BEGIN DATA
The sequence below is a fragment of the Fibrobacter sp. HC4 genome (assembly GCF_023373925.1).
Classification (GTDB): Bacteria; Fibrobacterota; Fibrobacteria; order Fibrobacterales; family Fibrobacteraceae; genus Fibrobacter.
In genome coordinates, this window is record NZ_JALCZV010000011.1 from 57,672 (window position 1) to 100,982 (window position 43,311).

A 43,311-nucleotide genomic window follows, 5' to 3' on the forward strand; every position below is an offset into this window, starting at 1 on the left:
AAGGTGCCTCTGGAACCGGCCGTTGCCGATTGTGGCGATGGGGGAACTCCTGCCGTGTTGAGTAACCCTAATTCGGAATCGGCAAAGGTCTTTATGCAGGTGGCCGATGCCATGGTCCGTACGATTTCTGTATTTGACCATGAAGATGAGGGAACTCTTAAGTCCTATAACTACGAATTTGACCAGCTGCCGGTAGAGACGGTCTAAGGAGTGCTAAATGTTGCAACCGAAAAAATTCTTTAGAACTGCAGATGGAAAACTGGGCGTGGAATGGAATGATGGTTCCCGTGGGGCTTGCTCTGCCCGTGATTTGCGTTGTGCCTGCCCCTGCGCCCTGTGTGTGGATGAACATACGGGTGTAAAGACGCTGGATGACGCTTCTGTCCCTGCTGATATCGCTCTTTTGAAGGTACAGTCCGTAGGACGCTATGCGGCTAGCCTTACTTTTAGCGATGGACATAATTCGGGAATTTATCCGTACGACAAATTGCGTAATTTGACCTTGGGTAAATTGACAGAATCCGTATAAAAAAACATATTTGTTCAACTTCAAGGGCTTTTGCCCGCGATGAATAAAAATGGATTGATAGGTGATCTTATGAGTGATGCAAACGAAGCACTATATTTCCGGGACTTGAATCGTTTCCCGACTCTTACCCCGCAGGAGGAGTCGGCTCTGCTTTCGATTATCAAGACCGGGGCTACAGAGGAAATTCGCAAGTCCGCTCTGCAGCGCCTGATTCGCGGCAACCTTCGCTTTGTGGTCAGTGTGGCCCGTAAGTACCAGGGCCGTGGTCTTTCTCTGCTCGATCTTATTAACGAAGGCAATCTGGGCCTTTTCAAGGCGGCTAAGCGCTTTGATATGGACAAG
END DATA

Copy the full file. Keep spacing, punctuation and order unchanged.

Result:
The sequence below is a fragment of the Fibrobacter sp. HC4 genome (assembly GCF_023373925.1).
Classification (GTDB): Bacteria; Fibrobacterota; Fibrobacteria; order Fibrobacterales; family Fibrobacteraceae; genus Fibrobacter.
In genome coordinates, this window is record NZ_JALCZV010000011.1 from 57,672 (window position 1) to 100,982 (window position 43,311).

A 43,311-nucleotide genomic window follows, 5' to 3' on the forward strand; every position below is an offset into this window, starting at 1 on the left:
AAGGTGCCTCTGGAACCGGCCGTTGCCGATTGTGGCGATGGGGGAACTCCTGCCGTGTTGAGTAACCCTAATTCGGAATCGGCAAAGGTCTTTATGCAGGTGGCCGATGCCATGGTCCGTACGATTTCTGTATTTGACCATGAAGATGAGGGAACTCTTAAGTCCTATAACTACGAATTTGACCAGCTGCCGGTAGAGACGGTCTAAGGAGTGCTAAATGTTGCAACCGAAAAAATTCTTTAGAACTGCAGATGGAAAACTGGGCGTGGAATGGAATGATGGTTCCCGTGGGGCTTGCTCTGCCCGTGATTTGCGTTGTGCCTGCCCCTGCGCCCTGTGTGTGGATGAACATACGGGTGTAAAGACGCTGGATGACGCTTCTGTCCCTGCTGATATCGCTCTTTTGAAGGTACAGTCCGTAGGACGCTATGCGGCTAGCCTTACTTTTAGCGATGGACATAATTCGGGAATTTATCCGTACGACAAATTGCGTAATTTGACCTTGGGTAAATTGACAGAATCCGTATAAAAAAACATATTTGTTCAACTTCAAGGGCTTTTGCCCGCGATGAATAAAAATGGATTGATAGGTGATCTTATGAGTGATGCAAACGAAGCACTATATTTCCGGGACTTGAATCGTTTCCCGACTCTTACCCCGCAGGAGGAGTCGGCTCTGCTTTCGATTATCAAGACCGGGGCTACAGAGGAAATTCGCAAGTCCGCTCTGCAGCGCCTGATTCGCGGCAACCTTCGCTTTGTGGTCAGTGTGGCCCGTAAGTACCAGGGCCGTGGTCTTTCTCTGCTCGATCTTATTAACGAAGGCAATCTGGGCCTTTTCAAGGCGGCTAAGCGCTTTGATATGGACAAG